In Depth Guide to Carrot Cultivation
|Navigation:||Seed Sowing||Classification||Seed Suppliers||Continuous Cropping||carrot fly||Seed Production|
Types of Soil /Climate and growing position
Carrots develop normally within a great range of temperatures and are grown throughout the world with the exception of the very warmest areas. Root growth is fastest at a temperature between 15 ºC and 18 ºC, while optimum temperatures for shoot growth are somewhat higher. Seeds of carrot may germinate at low temperatures but the germination period is shorter at higher temperatures and a soil temperature of at least 10 ºC is therefore recommended. Carrots are tolerant of long days but need low temperatures to induce flowering.
Carrots are fairly fussy growers. They love light, stone free, well drained, fertile soils with plenty of well rotted organic matter in them. Rich sandy peaty soils are perfect in providing the best conditions for the carrot roots to penetrate deeply and to swell.
The pH value should 6.5 to 7.5 for best results. Potassium promotes solid, sweet carrots. Wood ashes contain soluble potassium which reaches the plant quickly. Excess Nitrogen causes branching and hairy, fibrous roots.
It is much harder to grow good carrots in heavy clay soils or soils which are compacted or stony. Such conditions can cause the forking of roots. Water logged sites are also less than ideal. If you have a heavy soil, dig in plenty of manure several months before planting. Never work fresh manure into the soil as this encourages sappy growth and forking of roots. Add leaf mould to lighten heavy soil and rake in Nitrogen fertiliser before sowing a crop in poor soil
Early carrots appreciate a sheltered position but main crop need an open sunny site. Carrots should be rotated around the garden to avoid the build up of diseases. It is recommended that you grow them in a different bed each year over at least a three year cycle.
Soil temperature can be critical for successful carrots. At temperatures below 5 ºC they will struggle to germinate. Slightly higher temperatures and they could take up to 35 days to start. If you wait until the soil is 10 ºC germination will occur within ten days. Basically if the soil is chilly to touch do not plant.
Curiously even within a variety a carrot's colour and shape can vary according to the type of soil and commencement temperature. Lower temperatures give yellower carrots and reduced size and shape.
Proper watering can make a difference. Carrots need 2cm of water from rainfall each week during the growing season. Soaking well when watering helps to promote good root development. The domesticated honeybee may get more glory, but when it comes to pollinating carrots, one tiny alfalfa leafcutter bee can do the job of 20 of its larger, noisier, more irritable cousins, says a U.S. Department of Agriculture researcher. Click here for more details.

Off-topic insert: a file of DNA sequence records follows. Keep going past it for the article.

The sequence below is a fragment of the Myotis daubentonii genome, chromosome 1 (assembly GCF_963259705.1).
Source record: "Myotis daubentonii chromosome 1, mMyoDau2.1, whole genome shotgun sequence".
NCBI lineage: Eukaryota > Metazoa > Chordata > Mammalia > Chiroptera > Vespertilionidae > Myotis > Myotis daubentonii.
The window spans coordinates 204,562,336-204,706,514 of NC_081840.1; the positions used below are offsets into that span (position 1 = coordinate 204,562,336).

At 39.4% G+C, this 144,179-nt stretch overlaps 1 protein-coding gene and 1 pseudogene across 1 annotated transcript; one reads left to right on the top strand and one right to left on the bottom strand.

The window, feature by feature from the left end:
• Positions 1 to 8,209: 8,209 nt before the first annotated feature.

Not all of the chemical constituents of carrots are for our health; some appear to be there for the health of the carrot itself. One reason that the carrot can be stored for long periods of time, such as over winter in a root cellar, is that the carrot has a mechanism to guard against microbial decomposition (rot).
There are three enemies of carrot storage: wilt, re-growth and rot. The first of these is no problem if the carrot is stored where the humidity is high. The second is of little consequence if the carrot is stored at 0 to 5°C.
The carrot itself contributes much toward conquering the last enemy, rot. At the present time, scientists are busy determining how the disease response mechanism of the carrot operates. There appear to be three lines of resistance which the carrot uses, based on the chemicals contained within the carrot and its skin. Read more about the Carrot Disease Response Mechanism and the contributory elements. How do Carrots produce seeds? HERE
Important Note - The chemical constituents of carrot are not there by chance, but perform a function. Many constituents of the orange carrot we now cultivate are also in the white root of the wild carrot, Queen Anne's lace, from which our carrot was developed. This is true of falcarinol, falcarindiol, and myristicin. Carotene (present in small amounts in Queen Anne's lace) has been increased by centuries of selection. Volatile oils have been decreased in this process. Plant scientists must continue to monitor all known constituents nutritive and non-nutritive - as new cultivars of the carrot are developed to keep our vegetables nutritious and safe. Plant breeding for the sake of high yields, appearance, and keeping quality will not be sufficient.